I feel more and more like we as a church need to be ministering to the community. I sure hope that you don’t see ministry simply as something that I do as your pastor, but as something that we do as the church. And as churches across the country continue to decrease in size and power, it is going to become necessary for lay people to take care of certain ministry roles.

Let’s keep working with this idea of helping people outside of our church. Imagine you have some kind of skill, hopefully this isn’t too hard to imagine! Maybe you have some plumbing skills or a green thumb. What does it look like to use those skills to help a neighbor when their pipes are leaking or their flowers are dying? Even more so, what does it look like when you help your neighbor with their leaking pipes or their wilting flowers and don’t ask anything in return? It looks countercultural!

We live in a time when modern technology has made our lives more convenient than ever before. We can microwave a turkey while searching on our phones to find out Zachary Tyler’s wife’s name. But even though we have convenience available to us that our parents couldn’t have conceived of a generation or two ago, we are also much more busy. Isn’t that strange? The more conveniences we have the busier we become.

So when you use your gifts and skills, your helping hands or your listening ears, to help a neighbor in need, you are standing out from the rest of the world that doesn’t have time for anyone else.

Barnabas asked Saul to join him in ministry as bi-vocational pastors because Barnabas knew his weaknesses, and because Barnabas knew that they could do more together than they could alone.

You have probably heard the phrase “United we stand, divided we fall.” This phrase is often credited as one of Aesop’s fables. Aesop tells the story of a hungry lion in the savannah. This lion would like nothing more than to kill and eat one of the four oxen that he sees ever day down by the watering hole. But these oxen are smart. While one ox drinks from the water, the other three stand, rump to rump, watching for the lion, and butting him away with their horns if he gets too close.

These oxen have a falling out one day. Probably over a lady oxen, I can’t say for sure. So they decide to go their own way and go to the watering hole by their selves. One by one, the lion is able to sneak up and take down the mighty oxen. United they stand, but divided they fall.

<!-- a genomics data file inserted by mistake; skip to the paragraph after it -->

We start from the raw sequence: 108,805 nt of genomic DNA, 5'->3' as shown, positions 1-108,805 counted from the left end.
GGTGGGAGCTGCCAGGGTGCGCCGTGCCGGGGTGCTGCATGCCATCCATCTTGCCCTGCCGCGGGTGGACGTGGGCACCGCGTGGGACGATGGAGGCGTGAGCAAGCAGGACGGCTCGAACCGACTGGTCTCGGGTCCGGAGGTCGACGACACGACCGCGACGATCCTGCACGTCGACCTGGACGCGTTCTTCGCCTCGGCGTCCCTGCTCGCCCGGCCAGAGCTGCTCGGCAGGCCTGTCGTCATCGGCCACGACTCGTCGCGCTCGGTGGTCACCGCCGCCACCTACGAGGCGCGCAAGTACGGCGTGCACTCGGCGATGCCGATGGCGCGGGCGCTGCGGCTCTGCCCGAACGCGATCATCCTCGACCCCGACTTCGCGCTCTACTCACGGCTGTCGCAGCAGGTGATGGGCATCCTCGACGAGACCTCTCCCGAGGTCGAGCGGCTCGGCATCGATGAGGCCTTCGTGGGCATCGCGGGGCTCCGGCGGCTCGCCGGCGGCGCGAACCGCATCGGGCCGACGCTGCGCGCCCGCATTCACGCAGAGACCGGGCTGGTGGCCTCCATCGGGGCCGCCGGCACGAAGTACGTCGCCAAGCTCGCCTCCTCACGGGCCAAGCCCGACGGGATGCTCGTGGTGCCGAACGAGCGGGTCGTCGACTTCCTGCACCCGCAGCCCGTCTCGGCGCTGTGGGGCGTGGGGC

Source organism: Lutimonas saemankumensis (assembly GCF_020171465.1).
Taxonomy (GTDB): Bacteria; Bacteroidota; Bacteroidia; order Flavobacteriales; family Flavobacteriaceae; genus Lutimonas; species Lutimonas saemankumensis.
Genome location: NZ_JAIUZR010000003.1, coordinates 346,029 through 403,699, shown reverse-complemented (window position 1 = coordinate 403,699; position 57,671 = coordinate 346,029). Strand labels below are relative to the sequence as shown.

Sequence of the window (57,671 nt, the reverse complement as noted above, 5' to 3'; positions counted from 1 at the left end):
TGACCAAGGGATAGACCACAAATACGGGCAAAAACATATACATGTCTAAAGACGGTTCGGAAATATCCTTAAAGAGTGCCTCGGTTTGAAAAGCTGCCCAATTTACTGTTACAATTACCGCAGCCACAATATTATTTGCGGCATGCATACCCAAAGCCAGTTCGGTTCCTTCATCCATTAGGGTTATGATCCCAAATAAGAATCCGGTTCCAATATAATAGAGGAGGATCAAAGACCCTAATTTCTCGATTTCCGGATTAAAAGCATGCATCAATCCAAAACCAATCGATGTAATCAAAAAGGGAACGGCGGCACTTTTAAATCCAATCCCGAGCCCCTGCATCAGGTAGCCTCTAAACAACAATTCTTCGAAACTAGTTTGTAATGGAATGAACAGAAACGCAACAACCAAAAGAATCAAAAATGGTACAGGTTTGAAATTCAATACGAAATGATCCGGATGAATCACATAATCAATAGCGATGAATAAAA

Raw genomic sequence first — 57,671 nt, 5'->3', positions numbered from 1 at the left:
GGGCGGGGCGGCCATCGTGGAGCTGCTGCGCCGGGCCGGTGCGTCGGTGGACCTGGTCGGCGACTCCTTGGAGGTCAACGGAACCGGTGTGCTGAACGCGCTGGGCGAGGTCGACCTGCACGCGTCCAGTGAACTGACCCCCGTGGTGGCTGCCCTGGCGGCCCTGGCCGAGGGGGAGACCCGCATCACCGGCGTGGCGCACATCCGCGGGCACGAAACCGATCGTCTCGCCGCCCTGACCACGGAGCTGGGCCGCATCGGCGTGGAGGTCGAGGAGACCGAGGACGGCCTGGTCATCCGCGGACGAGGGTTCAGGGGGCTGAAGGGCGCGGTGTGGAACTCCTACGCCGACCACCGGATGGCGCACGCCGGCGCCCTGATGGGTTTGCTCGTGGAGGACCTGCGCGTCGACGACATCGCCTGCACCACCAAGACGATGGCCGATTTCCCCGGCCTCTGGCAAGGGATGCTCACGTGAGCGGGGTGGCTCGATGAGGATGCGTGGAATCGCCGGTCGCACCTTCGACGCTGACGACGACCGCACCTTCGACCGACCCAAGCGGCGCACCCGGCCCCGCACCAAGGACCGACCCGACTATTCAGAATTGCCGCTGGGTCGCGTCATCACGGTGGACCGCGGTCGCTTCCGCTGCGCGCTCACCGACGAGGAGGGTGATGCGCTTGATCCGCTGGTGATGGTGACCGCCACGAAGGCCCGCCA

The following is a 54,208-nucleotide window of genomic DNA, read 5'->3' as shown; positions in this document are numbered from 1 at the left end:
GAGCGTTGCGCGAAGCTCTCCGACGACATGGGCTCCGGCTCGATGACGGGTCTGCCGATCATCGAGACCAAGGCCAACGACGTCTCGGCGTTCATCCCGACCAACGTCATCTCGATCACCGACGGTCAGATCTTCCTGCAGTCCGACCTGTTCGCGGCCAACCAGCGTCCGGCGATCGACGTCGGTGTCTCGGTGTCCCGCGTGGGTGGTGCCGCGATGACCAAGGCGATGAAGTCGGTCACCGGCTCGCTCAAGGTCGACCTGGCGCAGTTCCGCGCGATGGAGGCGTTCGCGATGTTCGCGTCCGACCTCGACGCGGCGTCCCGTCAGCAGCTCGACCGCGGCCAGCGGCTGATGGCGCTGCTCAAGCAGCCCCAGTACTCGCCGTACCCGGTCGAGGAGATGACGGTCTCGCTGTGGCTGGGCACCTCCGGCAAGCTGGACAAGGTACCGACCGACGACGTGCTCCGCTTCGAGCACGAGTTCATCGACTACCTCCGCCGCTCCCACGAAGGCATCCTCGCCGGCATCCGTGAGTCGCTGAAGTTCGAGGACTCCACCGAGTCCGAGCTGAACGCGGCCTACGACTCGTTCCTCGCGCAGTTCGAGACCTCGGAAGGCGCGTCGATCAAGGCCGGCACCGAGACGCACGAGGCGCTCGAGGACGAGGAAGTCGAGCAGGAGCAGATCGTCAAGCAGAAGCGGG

This week we were left a nice gift at the front door of our church. Sometime between 3:30 pm Thursday and 7:30 am Friday, someone put a door hanger on the front door of the church. The hanger said, “Searching for a Dynamic Church for You and Your Family?” It then gave the contact information for a local church, some core values of the church, and the meeting times for the church. On the ground below the flyer were two religious tracts explaining how to get to heaven.

Explaining to me how to get to heaven?

Explaining to Mennonites how to get to heaven?

Inviting our church families to a dynamic church?

I didn’t know any other way to take this than to be offended. I called the pastor of this church and asked him about this practice, and he apologized over and over again. He assured me that he did not intend for anyone from their church to post those items at our church and that we were not singled out. They were trying to canvass the area and he offered a few suggestions for how these tracts and the door hanger ended up on our front door.

I don’t know why or how or by whom these were placed on our front door. But I ended my phone conversation with the pastor by saying, “I’m pretty sure that we are in this together.” In saying that, I was saying that even though we may disagree on a number of things, I don’t see our ministries as competing. We are working for the same larger goal, even if our steps along the way are different.

Saul and Barnabas were very different people, yet Barnabas knew that he could count on Saul to do the good things he had been called to do and use the gifts that he had been given. And in a few weeks we will see that they even went their own separate ways on different mission journeys. But even in their differences, they always knew that they were working together, as a part of the global church, to do the good things that God had called them to do.

As Saul will later say, after he changes his name to Paul, we are all a part of one body. Some of us are hands. Others are feet. And the body works best when all parts function together, no matter how different we may look.

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About Kevin Gasser

I envision this site to be a place where I can post my weekly sermon text and invite feedback from anyone who is interested in the church, theology, or life in general. Please note that these sermons are rough drafts of what I plan to say from the pulpit, so typos are common.